This magazine advert is advertising a new straightening cream. There are many advertising techniques used to advertise this product, with the main one being celebrity endorsement. Beyonci?? (well-known singer and actress) is a beautiful woman, in her early twenties, who L’Oreal hired to advertise their products, as girls want to be her, and boys want tot be with her. But, as this advert is aimed at girls, a deep pink coloured background is used, as a girly colour. The next technique used is known as ‘product for memory’.

There is a large picture of the product, that stands put in the right-hand side and middle of the page, and is a lighter shade of pink than the background, so when people go into a shop, they remember what the product looked like in the advert. The caption used is ‘straight to perfection, with protection! ‘ as well as ‘Studio Hot! ‘ which are catching words; especially for teenagers girls.

There are two examples of copy used in this advert:- The first a short, small explanation saying how the product helps your hair, which is centred in the page, in small white writing (‘It’s Thermo-Protect technology…and protect the hair for a perfect, silky result… your style lasts, even in humid conditions. )’. The second is in tiny writing, at the bottom-left corner of the page, and states that Beyonci is styled in the picture using the product.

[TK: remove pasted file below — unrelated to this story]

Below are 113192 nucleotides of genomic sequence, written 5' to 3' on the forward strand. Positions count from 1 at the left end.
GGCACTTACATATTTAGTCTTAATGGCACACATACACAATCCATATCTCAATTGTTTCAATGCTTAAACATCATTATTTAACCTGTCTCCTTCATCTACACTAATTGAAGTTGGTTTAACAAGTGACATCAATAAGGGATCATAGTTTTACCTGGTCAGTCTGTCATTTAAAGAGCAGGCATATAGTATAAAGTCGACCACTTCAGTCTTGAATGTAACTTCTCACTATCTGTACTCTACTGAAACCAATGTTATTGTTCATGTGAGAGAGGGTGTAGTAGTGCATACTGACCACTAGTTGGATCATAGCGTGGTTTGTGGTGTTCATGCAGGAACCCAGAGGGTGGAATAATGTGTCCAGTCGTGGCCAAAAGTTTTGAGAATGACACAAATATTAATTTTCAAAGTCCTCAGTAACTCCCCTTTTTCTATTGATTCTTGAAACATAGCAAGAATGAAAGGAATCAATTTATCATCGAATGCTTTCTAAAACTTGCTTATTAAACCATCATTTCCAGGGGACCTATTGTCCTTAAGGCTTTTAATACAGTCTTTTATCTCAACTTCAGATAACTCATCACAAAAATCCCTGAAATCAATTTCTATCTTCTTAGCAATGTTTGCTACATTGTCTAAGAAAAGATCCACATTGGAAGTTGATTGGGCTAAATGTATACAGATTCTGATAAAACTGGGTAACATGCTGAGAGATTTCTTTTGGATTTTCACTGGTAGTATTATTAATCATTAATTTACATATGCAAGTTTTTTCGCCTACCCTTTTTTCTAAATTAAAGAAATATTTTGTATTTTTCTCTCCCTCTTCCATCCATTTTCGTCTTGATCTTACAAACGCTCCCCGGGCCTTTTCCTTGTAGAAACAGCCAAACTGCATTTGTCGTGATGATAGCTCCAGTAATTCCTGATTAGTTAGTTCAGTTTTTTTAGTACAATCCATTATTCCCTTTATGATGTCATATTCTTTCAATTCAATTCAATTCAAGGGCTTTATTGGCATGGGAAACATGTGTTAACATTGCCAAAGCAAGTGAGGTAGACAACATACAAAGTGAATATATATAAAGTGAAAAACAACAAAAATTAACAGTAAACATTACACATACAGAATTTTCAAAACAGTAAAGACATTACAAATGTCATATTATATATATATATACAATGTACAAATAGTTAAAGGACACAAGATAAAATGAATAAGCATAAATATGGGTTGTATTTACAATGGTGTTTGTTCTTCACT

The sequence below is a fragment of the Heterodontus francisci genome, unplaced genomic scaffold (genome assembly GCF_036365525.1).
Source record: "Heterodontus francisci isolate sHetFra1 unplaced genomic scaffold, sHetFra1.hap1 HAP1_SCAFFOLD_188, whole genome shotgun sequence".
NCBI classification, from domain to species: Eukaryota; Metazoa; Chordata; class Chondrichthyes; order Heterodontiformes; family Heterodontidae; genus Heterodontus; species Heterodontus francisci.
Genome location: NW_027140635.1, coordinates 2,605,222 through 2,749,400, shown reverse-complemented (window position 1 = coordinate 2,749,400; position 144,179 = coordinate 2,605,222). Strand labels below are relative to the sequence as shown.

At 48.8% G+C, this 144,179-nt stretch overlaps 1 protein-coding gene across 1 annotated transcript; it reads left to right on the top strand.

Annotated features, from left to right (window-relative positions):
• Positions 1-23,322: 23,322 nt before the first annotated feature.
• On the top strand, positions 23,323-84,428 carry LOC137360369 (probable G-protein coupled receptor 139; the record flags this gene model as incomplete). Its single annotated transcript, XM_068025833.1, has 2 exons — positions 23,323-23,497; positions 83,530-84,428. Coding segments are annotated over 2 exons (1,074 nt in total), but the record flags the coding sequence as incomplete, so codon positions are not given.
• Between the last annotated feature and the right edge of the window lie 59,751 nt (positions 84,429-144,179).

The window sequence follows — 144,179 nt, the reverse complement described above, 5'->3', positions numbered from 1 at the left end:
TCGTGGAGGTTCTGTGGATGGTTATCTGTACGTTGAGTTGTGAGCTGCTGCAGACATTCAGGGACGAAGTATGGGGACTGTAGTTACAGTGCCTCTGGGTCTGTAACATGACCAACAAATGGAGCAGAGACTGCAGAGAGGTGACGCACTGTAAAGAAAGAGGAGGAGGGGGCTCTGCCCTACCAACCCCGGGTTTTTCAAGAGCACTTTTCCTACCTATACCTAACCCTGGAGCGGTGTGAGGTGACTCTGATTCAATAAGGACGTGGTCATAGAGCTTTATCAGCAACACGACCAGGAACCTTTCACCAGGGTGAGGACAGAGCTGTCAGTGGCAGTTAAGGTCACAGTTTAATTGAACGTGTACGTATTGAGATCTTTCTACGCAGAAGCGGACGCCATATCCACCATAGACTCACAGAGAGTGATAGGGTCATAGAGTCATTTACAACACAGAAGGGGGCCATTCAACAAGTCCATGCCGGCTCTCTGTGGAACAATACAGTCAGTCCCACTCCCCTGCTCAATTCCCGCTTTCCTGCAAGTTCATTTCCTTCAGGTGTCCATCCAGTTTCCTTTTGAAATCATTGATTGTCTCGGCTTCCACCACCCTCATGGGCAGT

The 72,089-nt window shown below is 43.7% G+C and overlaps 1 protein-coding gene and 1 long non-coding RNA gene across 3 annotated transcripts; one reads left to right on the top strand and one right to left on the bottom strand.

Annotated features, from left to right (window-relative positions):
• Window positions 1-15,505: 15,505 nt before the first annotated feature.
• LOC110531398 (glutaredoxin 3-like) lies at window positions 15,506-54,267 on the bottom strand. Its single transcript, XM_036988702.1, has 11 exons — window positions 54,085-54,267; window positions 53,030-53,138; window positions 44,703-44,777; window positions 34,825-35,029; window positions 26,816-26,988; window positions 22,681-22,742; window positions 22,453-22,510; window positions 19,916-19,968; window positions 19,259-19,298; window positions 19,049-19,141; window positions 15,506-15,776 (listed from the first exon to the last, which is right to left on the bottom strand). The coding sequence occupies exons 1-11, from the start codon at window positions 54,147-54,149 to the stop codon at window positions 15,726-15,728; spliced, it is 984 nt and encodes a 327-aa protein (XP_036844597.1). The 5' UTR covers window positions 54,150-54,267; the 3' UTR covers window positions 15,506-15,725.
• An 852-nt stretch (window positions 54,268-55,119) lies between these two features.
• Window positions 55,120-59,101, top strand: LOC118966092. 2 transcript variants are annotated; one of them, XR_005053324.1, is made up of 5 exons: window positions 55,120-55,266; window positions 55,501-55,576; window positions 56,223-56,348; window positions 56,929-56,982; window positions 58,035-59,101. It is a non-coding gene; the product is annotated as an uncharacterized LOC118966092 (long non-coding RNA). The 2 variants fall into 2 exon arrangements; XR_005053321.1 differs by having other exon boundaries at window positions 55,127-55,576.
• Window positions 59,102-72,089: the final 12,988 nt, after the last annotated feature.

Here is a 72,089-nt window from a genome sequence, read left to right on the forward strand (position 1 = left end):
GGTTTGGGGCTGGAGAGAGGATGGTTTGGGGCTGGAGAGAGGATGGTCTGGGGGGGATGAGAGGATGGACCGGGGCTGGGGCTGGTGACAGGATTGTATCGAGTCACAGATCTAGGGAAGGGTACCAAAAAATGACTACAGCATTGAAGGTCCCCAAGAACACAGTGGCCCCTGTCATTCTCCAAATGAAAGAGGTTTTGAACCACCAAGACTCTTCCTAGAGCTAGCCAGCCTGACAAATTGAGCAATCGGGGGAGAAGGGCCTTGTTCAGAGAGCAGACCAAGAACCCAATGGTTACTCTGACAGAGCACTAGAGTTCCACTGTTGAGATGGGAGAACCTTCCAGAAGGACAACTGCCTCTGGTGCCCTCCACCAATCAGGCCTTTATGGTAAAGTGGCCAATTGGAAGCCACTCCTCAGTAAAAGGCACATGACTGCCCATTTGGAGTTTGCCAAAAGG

This exaggerates on the celebrity endorsement. Next, we will be deconstructing a T. V charity advert from the NSPCC, and a leaflet about adopting a dolphin. The NSPCC advert is a new advert shown on television quite recently, and consists of a small boy and girl throughout the advert. They look around 5-7 years old, and are shown wearing normal, everyday clothes, but have no lines to say.

The technique of narration is used instead, with a deep, but caring man’s voice telling the story of what happened to those children. The uses of colour throughout the whole advert are light greys, with black and white tints/tones to reflect the children’s sadness, which also makes viewers feel sad, enhancing the technique of emotive language, and images. The only colour used throughout the advert is that of the NSPCC logo, name and contact details, as to say that they are ‘the ray of light and hope’ which will help these children through their ordeals.

The narration not only tells of a story, but only suggests how viewers can help by directly addressing them using emotive language, such as ‘you can help’. This technique is aimed to receive donations by targeting the audience. Another technique used is softness and subtleness of the music played in the background, to emphasise the feeling of sadness, showing that charity/issue adverts rely on direct address and emotions to enhance their adverts.